Tuesday, 17 February 2004

Marco Pantani

I’ve just heard that Marco Pantani has been found dead.

For people who don’t know the sport of cycling, Marco was an extremely charismatic Italian cyclist, who achieved a remarkable double in 1998, when he won both the Giro d’Italia and the Tour de France back-to-back. I remember Marco especially because I was one of the thousands cheering him to victory on the Champs Elysees. I was also privileged to see him duel with – and beat – Lance Armstrong up Le Mont Ventoux, in the tour two years later.

Words can’t really express the loss. He was a champion in one of the top sports as regards physical endurance, and a renowned mountain climber. Also, he was two years younger than me, and was apparently survived by both his parents. How sad for the world of cycling.

Monday, 2 February 2004

Hutton, and then some...

Well, it's taken me a week to comment about Hutton. What can one really say? To completely absolve anybody in government of any blame just doesn't hold water. To suggest that the security services might have "subconsciously" strengthened the language is just untenable. The question should really have been, "Had the government not had any input, would the dossier have been any different?" I think it would have and I think Hutton ducked the issue by confining himself purely to Kelly's death. Was the dossier "sexed up"? Of course it was, in my view, and what Gilligan reported has turned out to be true, although as he himself admitted the way he reported it was stupid.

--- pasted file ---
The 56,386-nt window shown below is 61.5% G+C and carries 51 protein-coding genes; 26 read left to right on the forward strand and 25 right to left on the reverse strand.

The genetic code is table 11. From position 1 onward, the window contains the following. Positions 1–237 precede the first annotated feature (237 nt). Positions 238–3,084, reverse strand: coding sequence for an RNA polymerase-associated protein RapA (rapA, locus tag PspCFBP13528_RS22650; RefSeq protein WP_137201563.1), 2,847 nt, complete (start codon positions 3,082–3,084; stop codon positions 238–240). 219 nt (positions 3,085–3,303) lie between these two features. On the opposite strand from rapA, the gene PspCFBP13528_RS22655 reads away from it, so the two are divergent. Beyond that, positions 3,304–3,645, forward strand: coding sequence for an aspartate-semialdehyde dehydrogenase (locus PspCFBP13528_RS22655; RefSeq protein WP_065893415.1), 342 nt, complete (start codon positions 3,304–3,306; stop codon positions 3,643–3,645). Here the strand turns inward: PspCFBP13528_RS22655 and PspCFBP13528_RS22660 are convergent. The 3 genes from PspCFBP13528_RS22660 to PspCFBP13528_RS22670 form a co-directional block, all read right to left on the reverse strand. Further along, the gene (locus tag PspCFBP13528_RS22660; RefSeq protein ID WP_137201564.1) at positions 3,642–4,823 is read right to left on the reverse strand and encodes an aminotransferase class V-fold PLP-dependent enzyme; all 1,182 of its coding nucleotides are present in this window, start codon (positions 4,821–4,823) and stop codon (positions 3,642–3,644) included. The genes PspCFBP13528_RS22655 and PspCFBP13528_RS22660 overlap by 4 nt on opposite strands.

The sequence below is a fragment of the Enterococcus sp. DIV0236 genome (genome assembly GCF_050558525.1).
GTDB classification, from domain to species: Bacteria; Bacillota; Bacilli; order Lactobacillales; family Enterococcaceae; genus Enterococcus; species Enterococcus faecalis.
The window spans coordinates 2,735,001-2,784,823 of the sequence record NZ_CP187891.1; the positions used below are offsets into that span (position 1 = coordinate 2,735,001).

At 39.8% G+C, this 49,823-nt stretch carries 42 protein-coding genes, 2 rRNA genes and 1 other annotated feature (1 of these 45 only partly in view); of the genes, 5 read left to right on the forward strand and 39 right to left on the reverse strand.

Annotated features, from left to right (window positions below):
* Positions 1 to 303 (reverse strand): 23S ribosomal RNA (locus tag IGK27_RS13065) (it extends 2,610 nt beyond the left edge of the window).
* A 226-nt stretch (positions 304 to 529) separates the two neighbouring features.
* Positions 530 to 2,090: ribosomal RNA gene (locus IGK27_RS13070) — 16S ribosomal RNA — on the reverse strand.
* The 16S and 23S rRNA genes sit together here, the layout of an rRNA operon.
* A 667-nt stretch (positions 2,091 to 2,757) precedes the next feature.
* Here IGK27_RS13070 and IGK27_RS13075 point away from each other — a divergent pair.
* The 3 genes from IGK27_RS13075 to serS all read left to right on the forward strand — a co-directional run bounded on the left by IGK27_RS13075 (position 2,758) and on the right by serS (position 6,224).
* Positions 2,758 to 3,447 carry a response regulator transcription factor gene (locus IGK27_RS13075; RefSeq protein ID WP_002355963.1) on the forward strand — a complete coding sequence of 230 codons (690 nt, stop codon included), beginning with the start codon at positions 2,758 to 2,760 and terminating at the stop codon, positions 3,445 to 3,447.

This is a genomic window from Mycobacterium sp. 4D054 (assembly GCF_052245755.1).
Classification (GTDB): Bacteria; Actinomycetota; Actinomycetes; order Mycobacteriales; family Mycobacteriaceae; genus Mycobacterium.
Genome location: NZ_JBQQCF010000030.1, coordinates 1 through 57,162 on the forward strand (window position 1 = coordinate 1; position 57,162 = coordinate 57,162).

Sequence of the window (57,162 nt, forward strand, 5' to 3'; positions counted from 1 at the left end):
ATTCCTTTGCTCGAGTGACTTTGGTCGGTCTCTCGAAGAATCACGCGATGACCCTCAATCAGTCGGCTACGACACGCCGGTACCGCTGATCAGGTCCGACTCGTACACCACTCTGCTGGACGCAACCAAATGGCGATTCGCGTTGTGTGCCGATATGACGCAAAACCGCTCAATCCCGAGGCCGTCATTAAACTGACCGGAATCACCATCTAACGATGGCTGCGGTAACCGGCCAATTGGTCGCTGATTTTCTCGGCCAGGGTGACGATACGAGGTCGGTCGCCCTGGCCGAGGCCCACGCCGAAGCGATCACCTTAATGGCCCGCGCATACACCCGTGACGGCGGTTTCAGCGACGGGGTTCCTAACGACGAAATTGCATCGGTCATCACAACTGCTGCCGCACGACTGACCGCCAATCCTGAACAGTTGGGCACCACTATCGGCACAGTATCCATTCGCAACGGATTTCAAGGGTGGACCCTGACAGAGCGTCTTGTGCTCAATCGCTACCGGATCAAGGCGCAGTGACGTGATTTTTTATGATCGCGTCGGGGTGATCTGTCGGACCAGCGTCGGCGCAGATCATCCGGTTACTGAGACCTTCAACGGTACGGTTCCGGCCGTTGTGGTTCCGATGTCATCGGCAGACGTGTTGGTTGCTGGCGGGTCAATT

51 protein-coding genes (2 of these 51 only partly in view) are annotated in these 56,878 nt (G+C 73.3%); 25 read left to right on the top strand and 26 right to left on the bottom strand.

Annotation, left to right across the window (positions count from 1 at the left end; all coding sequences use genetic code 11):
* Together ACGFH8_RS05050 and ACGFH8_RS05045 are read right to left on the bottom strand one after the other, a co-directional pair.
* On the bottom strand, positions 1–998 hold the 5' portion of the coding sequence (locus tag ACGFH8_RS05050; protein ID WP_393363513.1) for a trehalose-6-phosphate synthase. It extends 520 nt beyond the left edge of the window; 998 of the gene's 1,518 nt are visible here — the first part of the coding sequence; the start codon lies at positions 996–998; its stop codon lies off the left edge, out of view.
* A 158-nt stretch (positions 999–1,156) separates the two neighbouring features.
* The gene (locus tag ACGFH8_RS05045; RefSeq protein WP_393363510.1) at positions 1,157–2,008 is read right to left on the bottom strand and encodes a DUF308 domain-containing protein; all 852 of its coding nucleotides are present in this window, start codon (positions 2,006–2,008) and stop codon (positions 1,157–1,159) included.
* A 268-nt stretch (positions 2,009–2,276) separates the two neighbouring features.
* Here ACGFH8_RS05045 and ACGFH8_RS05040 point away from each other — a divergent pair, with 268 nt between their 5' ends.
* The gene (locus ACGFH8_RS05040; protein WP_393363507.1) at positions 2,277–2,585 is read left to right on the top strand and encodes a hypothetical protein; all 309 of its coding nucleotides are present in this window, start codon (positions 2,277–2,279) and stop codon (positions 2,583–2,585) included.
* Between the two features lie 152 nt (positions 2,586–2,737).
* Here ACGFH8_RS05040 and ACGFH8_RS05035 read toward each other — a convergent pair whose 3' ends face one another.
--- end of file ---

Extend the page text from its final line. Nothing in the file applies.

Now we find that Blair is about to launch an enquiry regarding the flawed "intelligence" (well, you have to wonder, don't you?) What's the betting that the enquiry will conclude that the politicians behaved perfectly reasonably given the information they had to go on, and that it was either the information or the analysis of the information that was wrong. I tell you, Blair is one hell of a slippery customer. I've never counted myself a conspiracy theorist, but I very much doubt I'll find anything to convince me that Bush and Blair decided to invade Iraq, and then looked for reasons to do so. Any other conclusion will be a whitewash. Still, with any luck it'll cost them both their next elections.

And I haven't finished yet. I heard this morning that Blunkett, not happy with being able to detain foreigners without trial, now wishes to detail UK nationals too. Someone could be convicted of a crime on the basis that they might probably be guilty of intending to do something, but for security reasons they aren't even entitled to know the evidence against them. Blunkett claims it is necessary in order to counter terrorists, but if this knd of things become law, it is tearing down the fabric of hundreds of years of civilisation. And, of course, the terrorists have won. These people seem to be particularly bereft of ideas when it comes to eliminating the causes of terrorism. If people did not feel they had reason to become suicide bombers, they would not become suicide bombers.

There is so much wrong with the world.